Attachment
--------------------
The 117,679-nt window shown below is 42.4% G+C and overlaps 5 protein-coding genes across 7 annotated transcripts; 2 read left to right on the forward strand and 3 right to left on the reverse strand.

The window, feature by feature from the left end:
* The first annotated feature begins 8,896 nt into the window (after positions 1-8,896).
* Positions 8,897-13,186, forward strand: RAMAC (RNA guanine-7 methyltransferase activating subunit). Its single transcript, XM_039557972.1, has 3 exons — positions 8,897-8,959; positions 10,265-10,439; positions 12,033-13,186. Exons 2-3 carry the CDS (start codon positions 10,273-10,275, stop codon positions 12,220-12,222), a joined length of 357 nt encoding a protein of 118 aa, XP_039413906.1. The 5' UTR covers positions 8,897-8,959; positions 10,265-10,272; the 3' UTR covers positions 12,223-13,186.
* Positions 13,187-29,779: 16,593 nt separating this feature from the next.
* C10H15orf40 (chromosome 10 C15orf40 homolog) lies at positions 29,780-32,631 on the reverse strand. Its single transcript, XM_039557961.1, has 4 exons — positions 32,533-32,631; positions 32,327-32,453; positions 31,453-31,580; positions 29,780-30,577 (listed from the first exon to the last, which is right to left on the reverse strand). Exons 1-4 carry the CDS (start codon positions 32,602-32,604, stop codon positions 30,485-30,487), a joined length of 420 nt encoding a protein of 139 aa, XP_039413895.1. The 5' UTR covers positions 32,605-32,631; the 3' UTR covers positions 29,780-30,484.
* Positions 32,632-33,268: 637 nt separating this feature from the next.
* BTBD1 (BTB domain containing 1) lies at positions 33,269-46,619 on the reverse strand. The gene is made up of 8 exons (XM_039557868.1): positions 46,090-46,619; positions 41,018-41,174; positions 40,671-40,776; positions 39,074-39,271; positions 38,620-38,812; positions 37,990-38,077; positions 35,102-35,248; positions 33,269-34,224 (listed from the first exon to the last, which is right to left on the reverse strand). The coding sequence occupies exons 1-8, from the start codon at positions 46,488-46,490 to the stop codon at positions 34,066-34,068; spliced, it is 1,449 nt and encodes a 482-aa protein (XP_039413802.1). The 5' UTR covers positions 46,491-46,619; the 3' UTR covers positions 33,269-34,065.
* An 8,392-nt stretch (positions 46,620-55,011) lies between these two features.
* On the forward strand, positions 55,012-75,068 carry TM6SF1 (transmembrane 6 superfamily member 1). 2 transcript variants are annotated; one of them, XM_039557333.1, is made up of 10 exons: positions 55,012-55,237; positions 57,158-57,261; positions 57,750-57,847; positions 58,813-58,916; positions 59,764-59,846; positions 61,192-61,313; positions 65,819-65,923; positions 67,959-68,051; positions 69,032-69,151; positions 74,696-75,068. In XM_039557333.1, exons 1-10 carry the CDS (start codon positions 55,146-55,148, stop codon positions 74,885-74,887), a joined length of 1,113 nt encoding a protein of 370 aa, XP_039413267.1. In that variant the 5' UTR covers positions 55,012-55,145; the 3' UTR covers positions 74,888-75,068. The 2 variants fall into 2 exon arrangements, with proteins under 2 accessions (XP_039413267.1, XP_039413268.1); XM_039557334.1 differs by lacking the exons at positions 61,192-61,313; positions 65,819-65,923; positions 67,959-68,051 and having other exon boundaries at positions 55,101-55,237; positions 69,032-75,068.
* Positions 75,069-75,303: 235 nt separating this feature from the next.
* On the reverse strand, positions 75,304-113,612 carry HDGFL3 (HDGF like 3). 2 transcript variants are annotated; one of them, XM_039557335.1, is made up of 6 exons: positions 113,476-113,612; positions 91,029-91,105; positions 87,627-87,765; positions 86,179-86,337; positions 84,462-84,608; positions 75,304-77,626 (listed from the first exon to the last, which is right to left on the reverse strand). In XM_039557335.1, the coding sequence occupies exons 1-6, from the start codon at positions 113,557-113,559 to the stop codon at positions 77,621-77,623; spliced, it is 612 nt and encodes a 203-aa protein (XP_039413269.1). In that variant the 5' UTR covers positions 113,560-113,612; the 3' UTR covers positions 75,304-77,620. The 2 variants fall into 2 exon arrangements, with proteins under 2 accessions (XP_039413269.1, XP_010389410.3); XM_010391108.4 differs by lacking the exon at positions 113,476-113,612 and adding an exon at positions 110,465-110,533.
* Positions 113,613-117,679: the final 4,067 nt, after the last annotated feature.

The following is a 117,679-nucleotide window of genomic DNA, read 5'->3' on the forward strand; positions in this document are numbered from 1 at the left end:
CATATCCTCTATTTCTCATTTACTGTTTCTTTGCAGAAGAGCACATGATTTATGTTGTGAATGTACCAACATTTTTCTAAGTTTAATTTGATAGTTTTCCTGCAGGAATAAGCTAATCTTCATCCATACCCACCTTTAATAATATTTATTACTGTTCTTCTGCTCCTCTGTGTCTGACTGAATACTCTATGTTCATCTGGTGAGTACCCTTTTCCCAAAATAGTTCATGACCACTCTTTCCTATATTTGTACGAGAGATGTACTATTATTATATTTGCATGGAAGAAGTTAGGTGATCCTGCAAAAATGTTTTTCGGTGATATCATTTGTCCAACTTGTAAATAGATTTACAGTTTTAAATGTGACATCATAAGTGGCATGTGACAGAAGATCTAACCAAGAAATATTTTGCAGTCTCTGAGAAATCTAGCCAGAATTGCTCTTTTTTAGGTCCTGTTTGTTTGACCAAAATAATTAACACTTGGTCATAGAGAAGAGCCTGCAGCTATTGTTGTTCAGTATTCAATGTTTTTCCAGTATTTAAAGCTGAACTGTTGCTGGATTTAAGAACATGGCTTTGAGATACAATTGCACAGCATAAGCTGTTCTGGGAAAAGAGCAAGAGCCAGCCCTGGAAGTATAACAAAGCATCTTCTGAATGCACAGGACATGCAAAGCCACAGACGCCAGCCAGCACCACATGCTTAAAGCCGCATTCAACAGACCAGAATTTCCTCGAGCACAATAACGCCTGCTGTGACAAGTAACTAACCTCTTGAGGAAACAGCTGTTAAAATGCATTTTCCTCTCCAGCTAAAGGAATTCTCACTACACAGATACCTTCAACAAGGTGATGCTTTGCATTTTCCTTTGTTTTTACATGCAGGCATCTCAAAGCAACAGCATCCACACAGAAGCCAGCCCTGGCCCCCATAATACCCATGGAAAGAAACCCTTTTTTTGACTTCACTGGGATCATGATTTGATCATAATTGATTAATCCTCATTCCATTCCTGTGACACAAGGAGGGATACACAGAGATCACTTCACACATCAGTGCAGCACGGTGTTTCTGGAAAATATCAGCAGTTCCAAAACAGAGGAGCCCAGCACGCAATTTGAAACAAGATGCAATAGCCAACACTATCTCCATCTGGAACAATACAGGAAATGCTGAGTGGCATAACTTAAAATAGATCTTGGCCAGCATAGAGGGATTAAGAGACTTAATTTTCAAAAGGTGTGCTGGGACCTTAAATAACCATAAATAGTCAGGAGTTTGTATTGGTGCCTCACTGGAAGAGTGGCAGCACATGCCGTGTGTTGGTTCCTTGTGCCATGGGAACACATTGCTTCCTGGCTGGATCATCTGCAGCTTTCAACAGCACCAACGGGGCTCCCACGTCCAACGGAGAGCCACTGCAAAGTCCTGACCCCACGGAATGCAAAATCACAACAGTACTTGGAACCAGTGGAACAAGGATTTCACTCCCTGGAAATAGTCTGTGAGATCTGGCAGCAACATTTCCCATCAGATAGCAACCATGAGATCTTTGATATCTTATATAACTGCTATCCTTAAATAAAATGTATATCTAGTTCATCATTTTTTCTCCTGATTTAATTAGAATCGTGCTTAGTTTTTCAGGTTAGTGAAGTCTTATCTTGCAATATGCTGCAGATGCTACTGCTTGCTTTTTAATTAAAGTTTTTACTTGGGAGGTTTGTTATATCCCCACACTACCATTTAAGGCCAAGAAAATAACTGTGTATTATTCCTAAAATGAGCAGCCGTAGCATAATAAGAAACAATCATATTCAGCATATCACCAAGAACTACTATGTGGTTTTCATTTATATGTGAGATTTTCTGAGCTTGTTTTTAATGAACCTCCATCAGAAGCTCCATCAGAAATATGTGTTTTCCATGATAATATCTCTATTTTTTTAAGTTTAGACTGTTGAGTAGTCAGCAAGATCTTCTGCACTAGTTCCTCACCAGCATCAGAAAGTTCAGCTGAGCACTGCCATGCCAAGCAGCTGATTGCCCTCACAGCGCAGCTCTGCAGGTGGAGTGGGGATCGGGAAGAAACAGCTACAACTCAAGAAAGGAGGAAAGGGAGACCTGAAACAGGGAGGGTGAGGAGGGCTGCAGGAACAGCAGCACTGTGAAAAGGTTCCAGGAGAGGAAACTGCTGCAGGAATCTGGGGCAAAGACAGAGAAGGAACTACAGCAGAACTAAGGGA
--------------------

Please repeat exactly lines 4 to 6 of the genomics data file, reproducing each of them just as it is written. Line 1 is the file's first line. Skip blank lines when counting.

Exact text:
* Positions 8,897-13,186, forward strand: RAMAC (RNA guanine-7 methyltransferase activating subunit). Its single transcript, XM_039557972.1, has 3 exons — positions 8,897-8,959; positions 10,265-10,439; positions 12,033-13,186. Exons 2-3 carry the CDS (start codon positions 10,273-10,275, stop codon positions 12,220-12,222), a joined length of 357 nt encoding a protein of 118 aa, XP_039413906.1. The 5' UTR covers positions 8,897-8,959; positions 10,265-10,272; the 3' UTR covers positions 12,223-13,186.
* Positions 13,187-29,779: 16,593 nt separating this feature from the next.
* C10H15orf40 (chromosome 10 C15orf40 homolog) lies at positions 29,780-32,631 on the reverse strand. Its single transcript, XM_039557961.1, has 4 exons — positions 32,533-32,631; positions 32,327-32,453; positions 31,453-31,580; positions 29,780-30,577 (listed from the first exon to the last, which is right to left on the reverse strand). Exons 1-4 carry the CDS (start codon positions 32,602-32,604, stop codon positions 30,485-30,487), a joined length of 420 nt encoding a protein of 139 aa, XP_039413895.1. The 5' UTR covers positions 32,605-32,631; the 3' UTR covers positions 29,780-30,484.